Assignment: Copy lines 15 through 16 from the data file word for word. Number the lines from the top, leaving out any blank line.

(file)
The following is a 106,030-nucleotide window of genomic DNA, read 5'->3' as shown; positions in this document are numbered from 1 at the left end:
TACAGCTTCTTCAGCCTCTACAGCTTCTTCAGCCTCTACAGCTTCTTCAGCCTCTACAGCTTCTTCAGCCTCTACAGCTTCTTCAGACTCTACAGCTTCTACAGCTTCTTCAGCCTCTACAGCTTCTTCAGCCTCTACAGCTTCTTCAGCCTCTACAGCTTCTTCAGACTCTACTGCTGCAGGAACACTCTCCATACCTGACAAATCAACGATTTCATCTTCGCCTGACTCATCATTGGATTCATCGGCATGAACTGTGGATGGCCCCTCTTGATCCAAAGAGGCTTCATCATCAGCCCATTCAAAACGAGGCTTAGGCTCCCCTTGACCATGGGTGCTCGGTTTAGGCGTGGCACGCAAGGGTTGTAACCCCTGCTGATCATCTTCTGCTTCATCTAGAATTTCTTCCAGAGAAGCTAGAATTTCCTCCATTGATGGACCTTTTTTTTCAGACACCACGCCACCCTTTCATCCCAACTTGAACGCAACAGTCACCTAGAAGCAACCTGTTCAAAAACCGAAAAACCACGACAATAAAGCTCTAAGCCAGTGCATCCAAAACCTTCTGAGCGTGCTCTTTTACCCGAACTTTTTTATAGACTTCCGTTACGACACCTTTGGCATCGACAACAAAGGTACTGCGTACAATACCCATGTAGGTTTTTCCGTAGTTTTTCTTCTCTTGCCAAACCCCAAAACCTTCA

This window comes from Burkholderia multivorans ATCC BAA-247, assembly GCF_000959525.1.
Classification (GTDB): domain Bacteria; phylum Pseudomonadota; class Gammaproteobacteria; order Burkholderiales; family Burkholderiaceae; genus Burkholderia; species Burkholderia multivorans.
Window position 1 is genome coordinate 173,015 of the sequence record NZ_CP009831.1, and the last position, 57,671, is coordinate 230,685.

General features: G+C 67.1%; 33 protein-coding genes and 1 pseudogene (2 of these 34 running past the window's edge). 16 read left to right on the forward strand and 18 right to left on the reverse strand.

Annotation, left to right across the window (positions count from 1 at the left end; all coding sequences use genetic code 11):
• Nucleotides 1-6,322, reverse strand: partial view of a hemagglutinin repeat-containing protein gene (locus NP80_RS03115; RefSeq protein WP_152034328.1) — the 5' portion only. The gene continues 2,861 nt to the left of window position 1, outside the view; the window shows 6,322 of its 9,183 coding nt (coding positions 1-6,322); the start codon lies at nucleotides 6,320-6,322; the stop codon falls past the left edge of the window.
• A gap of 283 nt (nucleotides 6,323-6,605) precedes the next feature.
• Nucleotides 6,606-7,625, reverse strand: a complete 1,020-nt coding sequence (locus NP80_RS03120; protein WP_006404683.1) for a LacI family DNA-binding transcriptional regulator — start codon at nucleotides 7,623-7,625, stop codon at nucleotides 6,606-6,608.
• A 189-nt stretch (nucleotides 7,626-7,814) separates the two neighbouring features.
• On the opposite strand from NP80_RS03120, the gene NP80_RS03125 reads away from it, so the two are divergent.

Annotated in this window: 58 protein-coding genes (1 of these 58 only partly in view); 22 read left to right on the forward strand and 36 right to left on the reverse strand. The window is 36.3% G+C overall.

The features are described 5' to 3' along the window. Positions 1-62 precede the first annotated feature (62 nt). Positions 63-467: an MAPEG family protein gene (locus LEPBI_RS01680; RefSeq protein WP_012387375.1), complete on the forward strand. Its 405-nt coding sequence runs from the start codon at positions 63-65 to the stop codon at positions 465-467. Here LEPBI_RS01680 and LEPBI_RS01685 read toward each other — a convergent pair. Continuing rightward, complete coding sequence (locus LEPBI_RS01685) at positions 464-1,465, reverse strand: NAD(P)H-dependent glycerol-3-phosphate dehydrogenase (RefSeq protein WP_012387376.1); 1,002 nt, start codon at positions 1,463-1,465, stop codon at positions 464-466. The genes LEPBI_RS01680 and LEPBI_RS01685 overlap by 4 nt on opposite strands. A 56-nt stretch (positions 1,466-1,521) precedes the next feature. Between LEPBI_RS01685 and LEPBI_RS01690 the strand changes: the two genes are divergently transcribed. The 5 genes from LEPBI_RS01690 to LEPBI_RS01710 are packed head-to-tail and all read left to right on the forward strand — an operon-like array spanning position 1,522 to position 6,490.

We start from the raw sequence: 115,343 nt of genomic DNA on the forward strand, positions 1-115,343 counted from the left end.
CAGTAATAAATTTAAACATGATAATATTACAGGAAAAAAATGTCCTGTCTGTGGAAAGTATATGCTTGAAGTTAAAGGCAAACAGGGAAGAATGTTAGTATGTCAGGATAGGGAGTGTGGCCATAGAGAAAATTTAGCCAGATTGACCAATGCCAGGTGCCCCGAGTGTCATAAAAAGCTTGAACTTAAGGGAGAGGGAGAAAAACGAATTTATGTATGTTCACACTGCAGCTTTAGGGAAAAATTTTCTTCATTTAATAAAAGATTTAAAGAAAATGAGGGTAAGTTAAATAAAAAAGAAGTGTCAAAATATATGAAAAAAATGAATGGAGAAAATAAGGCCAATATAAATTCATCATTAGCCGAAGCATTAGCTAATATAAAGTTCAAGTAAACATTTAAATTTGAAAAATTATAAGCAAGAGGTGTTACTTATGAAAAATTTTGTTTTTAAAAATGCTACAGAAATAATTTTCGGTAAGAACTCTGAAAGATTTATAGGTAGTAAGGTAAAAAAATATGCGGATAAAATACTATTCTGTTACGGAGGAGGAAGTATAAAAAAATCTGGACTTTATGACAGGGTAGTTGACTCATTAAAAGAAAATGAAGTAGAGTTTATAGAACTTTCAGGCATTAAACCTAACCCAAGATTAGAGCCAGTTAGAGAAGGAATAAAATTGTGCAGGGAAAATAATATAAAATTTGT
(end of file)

We start from the raw sequence: 115,343 nt of genomic DNA on the forward strand, positions 1-115,343 counted from the left end.
CAGTAATAAATTTAAACATGATAATATTACAGGAAAAAAATGTCCTGTCTGTGGAAAGTATATGCTTGAAGTTAAAGGCAAACAGGGAAGAATGTTAGTATGTCAGGATAGGGAGTGTGGCCATAGAGAAAATTTAGCCAGATTGACCAATGCCAGGTGCCCCGAGTGTCATAAAAAGCTTGAACTTAAGGGAGAGGGAGAAAAACGAATTTATGTATGTTCACACTGCAGCTTTAGGGAAAAATTTTCTTCATTTAATAAAAGATTTAAAGAAAATGAGGGTAAGTTAAATAAAAAAGAAGTGTCAAAATATATGAAAAAAATGAATGGAGAAAATAAGGCCAATATAAATTCATCATTAGCCGAAGCATTAGCTAATATAAAGTTCAAGTAAACATTTAAATTTGAAAAATTATAAGCAAGAGGTGTTACTTATGAAAAATTTTGTTTTTAAAAATGCTACAGAAATAATTTTCGGTAAGAACTCTGAAAGATTTATAGGTAGTAAGGTAAAAAAATATGCGGATAAAATACTATTCTGTTACGGAGGAGGAAGTATAAAAAAATCTGGACTTTATGACAGGGTAGTTGACTCATTAAAAGAAAATGAAGTAGAGTTTATAGAACTTTCAGGCATTAAACCTAACCCAAGATTAGAGCCAGTTAGAGAAGGAATAAAATTGTGCAGGGAAAATAATATAAAATTTGT